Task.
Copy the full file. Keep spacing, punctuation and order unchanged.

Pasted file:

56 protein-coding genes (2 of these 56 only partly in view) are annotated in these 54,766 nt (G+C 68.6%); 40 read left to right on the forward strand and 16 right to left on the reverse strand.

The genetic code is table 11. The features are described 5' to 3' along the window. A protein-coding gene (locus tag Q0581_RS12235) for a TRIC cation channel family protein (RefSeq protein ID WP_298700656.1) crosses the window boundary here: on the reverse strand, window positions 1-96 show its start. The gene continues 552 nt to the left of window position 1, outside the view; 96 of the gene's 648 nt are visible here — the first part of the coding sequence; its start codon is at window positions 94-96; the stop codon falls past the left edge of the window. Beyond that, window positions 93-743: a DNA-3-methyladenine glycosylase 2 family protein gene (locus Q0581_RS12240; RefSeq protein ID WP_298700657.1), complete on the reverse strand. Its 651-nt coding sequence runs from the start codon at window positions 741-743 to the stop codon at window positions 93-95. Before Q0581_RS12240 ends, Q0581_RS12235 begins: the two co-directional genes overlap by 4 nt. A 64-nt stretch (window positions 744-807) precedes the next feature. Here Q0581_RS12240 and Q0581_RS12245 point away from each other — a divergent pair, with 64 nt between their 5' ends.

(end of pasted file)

56 protein-coding genes (2 of these 56 only partly in view) are annotated in these 54,766 nt (G+C 68.6%); 40 read left to right on the forward strand and 16 right to left on the reverse strand.

The genetic code is table 11. The features are described 5' to 3' along the window. A protein-coding gene (locus tag Q0581_RS12235) for a TRIC cation channel family protein (RefSeq protein ID WP_298700656.1) crosses the window boundary here: on the reverse strand, window positions 1-96 show its start. The gene continues 552 nt to the left of window position 1, outside the view; 96 of the gene's 648 nt are visible here — the first part of the coding sequence; its start codon is at window positions 94-96; the stop codon falls past the left edge of the window. Beyond that, window positions 93-743: a DNA-3-methyladenine glycosylase 2 family protein gene (locus Q0581_RS12240; RefSeq protein ID WP_298700657.1), complete on the reverse strand. Its 651-nt coding sequence runs from the start codon at window positions 741-743 to the stop codon at window positions 93-95. Before Q0581_RS12240 ends, Q0581_RS12235 begins: the two co-directional genes overlap by 4 nt. A 64-nt stretch (window positions 744-807) precedes the next feature. Here Q0581_RS12240 and Q0581_RS12245 point away from each other — a divergent pair, with 64 nt between their 5' ends.